The Proteas were hit hard without Dale Steyn, similar to our issues in 2011 and 2012 with numerous bowling issues, but it has perhaps been good for them going forward to see the effectiveness of their bowlers without the Phalaborwa Express in the team.
With Graeme Smith now retired as well, and Jacques Kallis only played limited overs international cricketer (and Mark Boucher gone too) they have some serious gaps to fill, and their bowling looks like the area to be effected when Dale Steyn is not around. I shared my view on Morne Morkel on day 2, but whether or not Steyn was there or not, David Warner was explosive and was in a demolition mood that few bowlers could have stopped.
It's now all about our bowlers. The batsmen have completed their tour, their fielding hands now become their focus, our bowlers have the task set. Our batsmen have given them more than enough to work with and limited their pressure with consistent 1st and 2nd innings performances, something which has been inconsistent, as a contradiction of sorts.
Ryan Harris is set to go under the knife after this series for a knee-operation. Reality is, I am treating this Test as if it may be the last time I witness him playing for the Baggy Greens. Knee-ops carry intense rehabilitation and who knows when he may return to cricket, and how the replacement bowlers will stack up. He's one of my favourite bowlers to watch and to see him so wired and strong this Test to give his best, I am just embracing it. He's a champ and keeps on going, despite the physical pain he must be suffering.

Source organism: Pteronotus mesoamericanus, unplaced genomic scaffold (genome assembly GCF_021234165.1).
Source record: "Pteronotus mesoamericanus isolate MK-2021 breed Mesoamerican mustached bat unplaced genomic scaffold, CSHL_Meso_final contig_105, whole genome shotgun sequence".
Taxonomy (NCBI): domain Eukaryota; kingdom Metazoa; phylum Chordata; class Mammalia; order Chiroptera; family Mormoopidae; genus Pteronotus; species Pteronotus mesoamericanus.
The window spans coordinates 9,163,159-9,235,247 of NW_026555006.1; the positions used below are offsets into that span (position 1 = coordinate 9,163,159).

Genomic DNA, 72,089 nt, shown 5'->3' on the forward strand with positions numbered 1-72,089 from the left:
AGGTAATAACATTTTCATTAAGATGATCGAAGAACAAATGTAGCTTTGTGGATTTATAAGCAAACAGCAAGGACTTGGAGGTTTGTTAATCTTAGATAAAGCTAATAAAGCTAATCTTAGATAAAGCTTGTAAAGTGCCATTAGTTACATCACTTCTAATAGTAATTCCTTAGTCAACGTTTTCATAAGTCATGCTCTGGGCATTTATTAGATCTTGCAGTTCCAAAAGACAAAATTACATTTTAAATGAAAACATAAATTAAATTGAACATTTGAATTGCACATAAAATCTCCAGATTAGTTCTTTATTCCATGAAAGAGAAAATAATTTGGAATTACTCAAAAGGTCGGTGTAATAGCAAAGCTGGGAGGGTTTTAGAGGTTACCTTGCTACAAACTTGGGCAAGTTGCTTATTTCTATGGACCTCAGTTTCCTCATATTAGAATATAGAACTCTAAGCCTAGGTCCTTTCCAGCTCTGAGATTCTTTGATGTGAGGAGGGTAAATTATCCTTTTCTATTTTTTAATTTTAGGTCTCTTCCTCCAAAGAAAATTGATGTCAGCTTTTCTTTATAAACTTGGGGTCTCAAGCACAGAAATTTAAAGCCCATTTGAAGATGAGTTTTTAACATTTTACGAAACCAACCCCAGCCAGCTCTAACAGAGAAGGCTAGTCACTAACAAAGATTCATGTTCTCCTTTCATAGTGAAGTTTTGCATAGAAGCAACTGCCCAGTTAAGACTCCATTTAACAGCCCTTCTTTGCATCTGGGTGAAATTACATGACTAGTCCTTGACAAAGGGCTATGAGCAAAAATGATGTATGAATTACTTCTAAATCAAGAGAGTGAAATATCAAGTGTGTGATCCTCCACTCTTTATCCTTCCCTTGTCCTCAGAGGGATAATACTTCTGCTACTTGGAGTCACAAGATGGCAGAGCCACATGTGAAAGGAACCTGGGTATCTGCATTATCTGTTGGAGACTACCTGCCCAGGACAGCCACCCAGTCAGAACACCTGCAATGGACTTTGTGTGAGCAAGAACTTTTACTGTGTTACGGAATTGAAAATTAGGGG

Before this Test he admitted to feeling low on confidence, but like David Warner he has delivered on the field to back his public opinion. To celebrate, he reached 100 Test wickets. He deserves it and so much more.
Well done Ryano, proud of you!
Mighty Mitch, well, I almost feel I need to be copying and pasting at the moment. Here it is in short.
This series (forget the Ashes) 21 wickets at 15.28 with 2 5-fers and a 10 wicket haul in a Test.
He has broken Graeme Smith's hand twice and really troubled the soon to be retired South African skipper. He ended his final Test innings with a fast and furious short pitched delivery, snatched by Alex Doolan at short leg.
He then bowled Dean Elgar with what is the ball of the series for me, competing with Ryan Harris' delivery to remove Hashim Amla on day 3. Similar deliveries, fast and a thrill to watch and hear the stump mics pick up the timber falling over.
James Pattinson ended the day for us on the perfect note, as he trapped Hashim Amla LBW. It was the big fish to go to stumps and to have 4 wickets down was great. To see our young gun pick up a vital wicket was even better and despite Amla's review he was foxed by the inward movement of the track from Jamo.
One day to go, 6 wickets to get. Come on the Baggy Greens, so close!